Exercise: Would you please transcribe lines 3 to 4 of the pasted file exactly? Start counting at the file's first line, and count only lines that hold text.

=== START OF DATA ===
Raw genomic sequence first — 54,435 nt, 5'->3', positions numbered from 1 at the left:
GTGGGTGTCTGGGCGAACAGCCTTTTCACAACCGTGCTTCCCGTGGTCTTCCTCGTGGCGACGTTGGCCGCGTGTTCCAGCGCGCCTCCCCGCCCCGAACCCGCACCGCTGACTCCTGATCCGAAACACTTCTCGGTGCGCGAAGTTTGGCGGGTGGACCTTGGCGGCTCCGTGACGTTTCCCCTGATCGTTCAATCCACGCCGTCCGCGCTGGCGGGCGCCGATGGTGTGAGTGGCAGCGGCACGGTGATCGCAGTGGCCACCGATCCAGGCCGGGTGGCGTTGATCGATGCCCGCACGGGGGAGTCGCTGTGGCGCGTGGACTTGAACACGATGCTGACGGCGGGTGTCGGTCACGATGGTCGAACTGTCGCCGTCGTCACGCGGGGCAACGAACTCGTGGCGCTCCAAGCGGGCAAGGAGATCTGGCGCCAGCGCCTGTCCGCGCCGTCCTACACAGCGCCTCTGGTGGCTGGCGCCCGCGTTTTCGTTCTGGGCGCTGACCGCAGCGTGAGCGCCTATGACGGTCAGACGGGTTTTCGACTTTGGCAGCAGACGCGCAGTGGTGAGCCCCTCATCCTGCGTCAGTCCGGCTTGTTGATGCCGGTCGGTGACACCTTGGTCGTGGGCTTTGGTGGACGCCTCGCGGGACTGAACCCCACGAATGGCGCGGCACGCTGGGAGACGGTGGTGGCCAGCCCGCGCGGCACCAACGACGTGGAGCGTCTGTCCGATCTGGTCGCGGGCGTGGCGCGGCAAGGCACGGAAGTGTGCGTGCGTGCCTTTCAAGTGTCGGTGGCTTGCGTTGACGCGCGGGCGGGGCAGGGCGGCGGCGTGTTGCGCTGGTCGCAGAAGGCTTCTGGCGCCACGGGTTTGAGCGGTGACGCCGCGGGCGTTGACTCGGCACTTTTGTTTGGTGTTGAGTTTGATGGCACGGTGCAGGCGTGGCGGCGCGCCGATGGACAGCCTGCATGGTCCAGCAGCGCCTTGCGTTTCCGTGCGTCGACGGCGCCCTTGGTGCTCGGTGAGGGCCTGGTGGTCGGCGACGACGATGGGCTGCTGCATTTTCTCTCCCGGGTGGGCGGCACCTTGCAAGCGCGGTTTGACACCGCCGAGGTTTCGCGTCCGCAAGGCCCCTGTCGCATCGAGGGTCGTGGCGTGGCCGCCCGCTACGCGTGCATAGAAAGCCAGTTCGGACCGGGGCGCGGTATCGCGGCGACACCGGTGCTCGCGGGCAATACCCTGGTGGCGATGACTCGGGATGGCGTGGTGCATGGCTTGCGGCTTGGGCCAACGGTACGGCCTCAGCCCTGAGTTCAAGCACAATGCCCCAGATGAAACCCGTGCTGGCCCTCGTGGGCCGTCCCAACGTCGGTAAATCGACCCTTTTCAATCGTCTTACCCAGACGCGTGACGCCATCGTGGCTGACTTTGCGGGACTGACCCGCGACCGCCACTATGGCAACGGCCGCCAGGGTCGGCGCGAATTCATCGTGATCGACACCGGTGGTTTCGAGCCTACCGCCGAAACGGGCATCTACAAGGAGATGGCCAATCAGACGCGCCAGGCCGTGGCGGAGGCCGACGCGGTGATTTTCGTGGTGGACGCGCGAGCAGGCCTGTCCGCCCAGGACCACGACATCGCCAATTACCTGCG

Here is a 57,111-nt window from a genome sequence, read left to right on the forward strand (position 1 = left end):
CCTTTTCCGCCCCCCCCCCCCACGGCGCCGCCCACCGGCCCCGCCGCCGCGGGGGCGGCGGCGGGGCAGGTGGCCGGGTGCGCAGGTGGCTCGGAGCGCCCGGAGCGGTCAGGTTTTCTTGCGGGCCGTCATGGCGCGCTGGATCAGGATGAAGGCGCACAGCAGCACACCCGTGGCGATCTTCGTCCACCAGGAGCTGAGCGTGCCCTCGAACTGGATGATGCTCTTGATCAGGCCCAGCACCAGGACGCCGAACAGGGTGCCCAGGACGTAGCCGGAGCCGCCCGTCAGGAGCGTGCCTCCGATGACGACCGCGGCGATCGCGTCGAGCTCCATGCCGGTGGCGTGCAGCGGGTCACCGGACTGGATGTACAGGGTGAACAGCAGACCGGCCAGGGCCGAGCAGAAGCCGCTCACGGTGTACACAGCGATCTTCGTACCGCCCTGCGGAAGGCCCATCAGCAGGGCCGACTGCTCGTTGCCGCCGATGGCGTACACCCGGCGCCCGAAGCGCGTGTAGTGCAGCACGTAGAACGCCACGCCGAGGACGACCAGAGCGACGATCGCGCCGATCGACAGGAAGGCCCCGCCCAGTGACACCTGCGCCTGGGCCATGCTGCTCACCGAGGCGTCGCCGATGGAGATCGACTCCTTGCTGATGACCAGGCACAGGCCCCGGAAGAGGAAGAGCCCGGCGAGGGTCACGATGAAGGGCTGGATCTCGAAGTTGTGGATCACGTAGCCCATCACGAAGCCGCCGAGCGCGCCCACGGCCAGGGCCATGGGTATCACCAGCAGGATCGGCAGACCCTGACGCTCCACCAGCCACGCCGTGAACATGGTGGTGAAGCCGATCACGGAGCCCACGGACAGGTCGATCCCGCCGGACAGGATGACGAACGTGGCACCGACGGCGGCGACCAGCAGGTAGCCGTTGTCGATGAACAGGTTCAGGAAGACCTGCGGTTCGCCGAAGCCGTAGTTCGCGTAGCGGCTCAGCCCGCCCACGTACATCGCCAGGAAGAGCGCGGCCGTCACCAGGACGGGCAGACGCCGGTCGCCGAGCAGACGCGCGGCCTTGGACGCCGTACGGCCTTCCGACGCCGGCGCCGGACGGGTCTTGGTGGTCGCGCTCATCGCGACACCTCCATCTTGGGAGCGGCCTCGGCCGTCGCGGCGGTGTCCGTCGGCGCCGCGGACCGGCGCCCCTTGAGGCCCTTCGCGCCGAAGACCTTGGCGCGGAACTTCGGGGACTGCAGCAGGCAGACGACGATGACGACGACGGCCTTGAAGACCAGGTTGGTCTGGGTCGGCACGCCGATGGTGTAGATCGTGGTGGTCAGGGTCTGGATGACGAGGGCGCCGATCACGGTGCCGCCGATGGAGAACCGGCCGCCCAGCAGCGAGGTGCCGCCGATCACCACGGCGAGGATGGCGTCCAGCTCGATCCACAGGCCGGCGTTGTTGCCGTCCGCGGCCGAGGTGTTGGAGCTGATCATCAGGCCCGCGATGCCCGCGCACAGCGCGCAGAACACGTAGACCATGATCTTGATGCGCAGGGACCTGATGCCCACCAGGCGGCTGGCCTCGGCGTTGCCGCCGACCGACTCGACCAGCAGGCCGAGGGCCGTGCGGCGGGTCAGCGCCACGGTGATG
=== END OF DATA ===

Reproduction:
Here is a 57,111-nt window from a genome sequence, read left to right on the forward strand (position 1 = left end):
CCTTTTCCGCCCCCCCCCCCCACGGCGCCGCCCACCGGCCCCGCCGCCGCGGGGGCGGCGGCGGGGCAGGTGGCCGGGTGCGCAGGTGGCTCGGAGCGCCCGGAGCGGTCAGGTTTTCTTGCGGGCCGTCATGGCGCGCTGGATCAGGATGAAGGCGCACAGCAGCACACCCGTGGCGATCTTCGTCCACCAGGAGCTGAGCGTGCCCTCGAACTGGATGATGCTCTTGATCAGGCCCAGCACCAGGACGCCGAACAGGGTGCCCAGGACGTAGCCGGAGCCGCCCGTCAGGAGCGTGCCTCCGATGACGACCGCGGCGATCGCGTCGAGCTCCATGCCGGTGGCGTGCAGCGGGTCACCGGACTGGATGTACAGGGTGAACAGCAGACCGGCCAGGGCCGAGCAGAAGCCGCTCACGGTGTACACAGCGATCTTCGTACCGCCCTGCGGAAGGCCCATCAGCAGGGCCGACTGCTCGTTGCCGCCGATGGCGTACACCCGGCGCCCGAAGCGCGTGTAGTGCAGCACGTAGAACGCCACGCCGAGGACGACCAGAGCGACGATCGCGCCGATCGACAGGAAGGCCCCGCCCAGTGACACCTGCGCCTGGGCCATGCTGCTCACCGAGGCGTCGCCGATGGAGATCGACTCCTTGCTGATGACCAGGCACAGGCCCCGGAAGAGGAAGAGCCCGGCGAGGGTCACGATGAAGGGCTGGATCTCGAAGTTGTGGATCACGTAGCCCATCACGAAGCCGCCGAGCGCGCCCACGGCCAGGGCCATGGGTATCACCAGCAGGATCGGCAGACCCTGACGCTCCACCAGCCACGCCGTGAACATGGTGGTGAAGCCGATCACGGAGCCCACGGACAGGTCGATCCCGCCGGACAGGATGACGAACGTGGCACCGACGGCGGCGACCAGCAGGTAGCCGTTGTCGATGAACAGGTTCAGGAAGACCTGCGGTTCGCCGAAGCCGTAGTTCGCGTAGCGGCTCAGCCCGCCCACGTACATCGCCAGGAAGAGCGCGGCCGTCACCAGGACGGGCAGACGCCGGTCGCCGAGCAGACGCGCGGCCTTGGACGCCGTACGGCCTTCCGACGCCGGCGCCGGACGGGTCTTGGTGGTCGCGCTCATCGCGACACCTCCATCTTGGGAGCGGCCTCGGCCGTCGCGGCGGTGTCCGTCGGCGCCGCGGACCGGCGCCCCTTGAGGCCCTTCGCGCCGAAGACCTTGGCGCGGAACTTCGGGGACTGCAGCAGGCAGACGACGATGACGACGACGGCCTTGAAGACCAGGTTGGTCTGGGTCGGCACGCCGATGGTGTAGATCGTGGTGGTCAGGGTCTGGATGACGAGGGCGCCGATCACGGTGCCGCCGATGGAGAACCGGCCGCCCAGCAGCGAGGTGCCGCCGATCACCACGGCGAGGATGGCGTCCAGCTCGATCCACAGGCCGGCGTTGTTGCCGTCCGCGGCCGAGGTGTTGGAGCTGATCATCAGGCCCGCGATGCCCGCGCACAGCGCGCAGAACACGTAGACCATGATCTTGATGCGCAGGGACCTGATGCCCACCAGGCGGCTGGCCTCGGCGTTGCCGCCGACCGACTCGACCAGCAGGCCGAGGGCCGTGCGGCGGGTCAGCGCCACGGTGATG